Shannon Switzer is an award-winning photographer, published
writer, and National Geographic Young Explorer whose work focuses on
- How far down does the ocean go?
- Can living things thrive in the deepest parts of the ocean?
- If so, what do they look like and how do they survive?
questions above have captured people’s imagination for centuries. Some
of them were at least partially answered during legendary ocean
expeditions in the late 19th and early 20th centuries. One such voyage,
completed by the HMS Challenger during the 1870s, is considered by many
to be the first systematic deep-sea recognizance mission. This
circumnavigation of more than 68,000 nautical miles included the
collection of samples of organisms from oceans around the world, which
proved that the deep sea indeed had its own set of unique flora and
fauna. Prior to this expedition, many people thought that life could not
exist in the deepest parts of the ocean.
At left: The bathyscaphe Trieste is hoisted out of the water. In 1960, Trieste descended to the Challenger Deep, more than 10,915m (35,810 ft) below the ocean’s surface. As of 2010, it remained the only manned vehicle to ever dive that deep. Photo courtesy U.S. Navy Electronics Laboratory, San Diego.
Another milestone in deep-sea exploration was the successful deployment of Trieste, the American bathyscaphe (derived from the Greek words bathys, “deep,” and skaphos, “ship”). In 1960, Trieste became the first manned vessel to reach the sea floor of Challenger Deep, the terminus of the Mariana Trench, and the deepest known point on Earth, at nearly 11,000 meters (36,000 feet) below sea level. To this day, Trieste remains the only manned vessel to have reached the bottom of Challenger Deep. These scientific breakthroughs have helped to unravel some of the ocean’s greatest mysteries.
Jacques Cousteau Brings Ocean Stories to the Masses
Despite the impressive accomplishments of these expeditions, none of them captured the fascination of the world like the exploits of self-taught oceanographer Jacques Cousteau, the golden child of ocean exploration. He pushed the limits of what man could do in the water, improving rudimentary models of underwater breathing machines while in the Navy, and helping develop the “aqua lung,” the first version of modern scuba diving gear.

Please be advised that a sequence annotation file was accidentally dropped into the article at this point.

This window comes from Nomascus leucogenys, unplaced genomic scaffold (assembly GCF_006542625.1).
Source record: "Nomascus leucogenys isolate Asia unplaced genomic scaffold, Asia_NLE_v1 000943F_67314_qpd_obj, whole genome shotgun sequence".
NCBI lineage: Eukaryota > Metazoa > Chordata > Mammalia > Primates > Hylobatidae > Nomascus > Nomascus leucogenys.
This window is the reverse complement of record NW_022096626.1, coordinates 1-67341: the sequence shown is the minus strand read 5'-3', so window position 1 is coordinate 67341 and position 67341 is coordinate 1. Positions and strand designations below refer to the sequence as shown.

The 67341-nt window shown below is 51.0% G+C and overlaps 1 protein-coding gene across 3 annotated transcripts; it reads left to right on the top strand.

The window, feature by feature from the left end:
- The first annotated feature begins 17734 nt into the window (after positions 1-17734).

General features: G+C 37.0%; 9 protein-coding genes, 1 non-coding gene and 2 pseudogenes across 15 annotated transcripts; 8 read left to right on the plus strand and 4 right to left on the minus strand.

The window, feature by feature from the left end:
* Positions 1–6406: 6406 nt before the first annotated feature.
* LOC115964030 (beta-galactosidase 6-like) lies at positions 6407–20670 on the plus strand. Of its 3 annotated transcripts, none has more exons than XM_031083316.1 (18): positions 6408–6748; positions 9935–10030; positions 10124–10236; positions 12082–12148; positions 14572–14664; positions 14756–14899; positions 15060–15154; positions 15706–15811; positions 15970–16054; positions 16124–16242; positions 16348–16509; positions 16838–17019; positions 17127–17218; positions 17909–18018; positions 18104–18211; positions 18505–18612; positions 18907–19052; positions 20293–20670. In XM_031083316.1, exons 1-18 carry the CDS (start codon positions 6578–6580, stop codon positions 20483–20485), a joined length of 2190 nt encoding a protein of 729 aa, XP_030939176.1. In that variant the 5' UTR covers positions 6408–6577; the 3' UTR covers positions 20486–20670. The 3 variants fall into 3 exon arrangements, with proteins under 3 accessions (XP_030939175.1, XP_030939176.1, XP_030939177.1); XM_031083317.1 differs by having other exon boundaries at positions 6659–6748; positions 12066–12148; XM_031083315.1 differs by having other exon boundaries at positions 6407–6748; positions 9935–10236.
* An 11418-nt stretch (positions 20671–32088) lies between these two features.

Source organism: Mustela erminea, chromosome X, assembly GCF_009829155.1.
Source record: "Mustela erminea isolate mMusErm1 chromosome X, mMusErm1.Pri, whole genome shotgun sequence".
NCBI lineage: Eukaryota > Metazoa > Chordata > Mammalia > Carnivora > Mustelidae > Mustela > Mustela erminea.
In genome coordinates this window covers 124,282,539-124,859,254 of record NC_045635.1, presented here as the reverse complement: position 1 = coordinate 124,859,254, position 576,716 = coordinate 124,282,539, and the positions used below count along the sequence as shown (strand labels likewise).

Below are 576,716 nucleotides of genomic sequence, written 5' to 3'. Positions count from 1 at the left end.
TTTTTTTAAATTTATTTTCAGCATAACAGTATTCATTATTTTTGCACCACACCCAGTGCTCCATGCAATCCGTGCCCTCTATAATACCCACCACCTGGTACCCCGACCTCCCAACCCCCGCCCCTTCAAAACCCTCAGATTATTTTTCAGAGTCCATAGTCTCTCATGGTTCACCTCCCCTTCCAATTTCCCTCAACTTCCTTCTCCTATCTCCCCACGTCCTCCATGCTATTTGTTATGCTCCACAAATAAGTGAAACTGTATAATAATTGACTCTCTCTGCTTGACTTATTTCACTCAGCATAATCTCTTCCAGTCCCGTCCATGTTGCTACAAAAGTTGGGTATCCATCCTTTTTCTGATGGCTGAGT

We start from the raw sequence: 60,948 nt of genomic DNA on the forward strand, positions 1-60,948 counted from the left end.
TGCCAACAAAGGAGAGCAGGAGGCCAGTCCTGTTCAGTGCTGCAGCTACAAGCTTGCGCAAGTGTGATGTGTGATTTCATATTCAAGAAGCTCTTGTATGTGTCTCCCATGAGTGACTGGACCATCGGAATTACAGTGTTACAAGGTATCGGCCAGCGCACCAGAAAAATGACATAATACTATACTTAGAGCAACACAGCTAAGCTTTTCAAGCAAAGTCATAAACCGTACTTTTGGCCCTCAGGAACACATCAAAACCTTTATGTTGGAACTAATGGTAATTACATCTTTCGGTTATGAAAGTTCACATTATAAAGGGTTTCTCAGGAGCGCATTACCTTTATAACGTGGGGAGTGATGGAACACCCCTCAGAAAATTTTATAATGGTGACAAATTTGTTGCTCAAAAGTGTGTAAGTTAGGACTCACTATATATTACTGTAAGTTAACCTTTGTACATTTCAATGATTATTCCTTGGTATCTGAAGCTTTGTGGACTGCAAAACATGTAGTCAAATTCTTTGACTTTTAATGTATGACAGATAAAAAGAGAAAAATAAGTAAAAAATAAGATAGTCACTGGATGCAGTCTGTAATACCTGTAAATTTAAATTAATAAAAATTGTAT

Photo by Thomas Abercrombie.
Cousteau was not content with seeing the ocean’s wonders for himself as he sailed the world on his converted minesweeper Calypso. He desired to show what he’d seen to others, which drove him to develop increasingly sophisticated underwater video capture technologies. He used the footage to produce documentaries, for which he won three Oscars, as well as TV specials, such as the long-running Undersea World of Jacques Cousteau. People who might never have given the ocean a second thought saw it come to life on their television screens– the drama of the ocean unfolding in their living rooms.
Through these informative and adventurous programs conveying his infectious enthusiasm for the watery world, Cousteau became one of the first environmental activists for the deep blue. Today, his name is synonymous with ocean exploration and his legacy lives on. Cousteau’s love of the sea left a lasting impression on his family, including son Jean-Michel Cousteau and three of his granddaughters, who carry on his work. Check out Jean-Michel’s organization, Ocean Future’s Society, and the efforts of Celine Cousteau to further her grandfather’s mission.
More on ocean exploration and the DEEPSEA CHALLENGE expedition
1. deepseachallenge.com (Main National Geographic site for the expedition)
2. NatGeoEd.org/deepsea-challenge (National Geographic Education site for the expedition)
3. Expedition Journal (The official blog from the deck of Mermaid Sapphire,
James Cameron’s mother ship. Our Education bloggers are using this
blog, as well as the main deepseachallenge.com website, to inform their
writing about the expedition)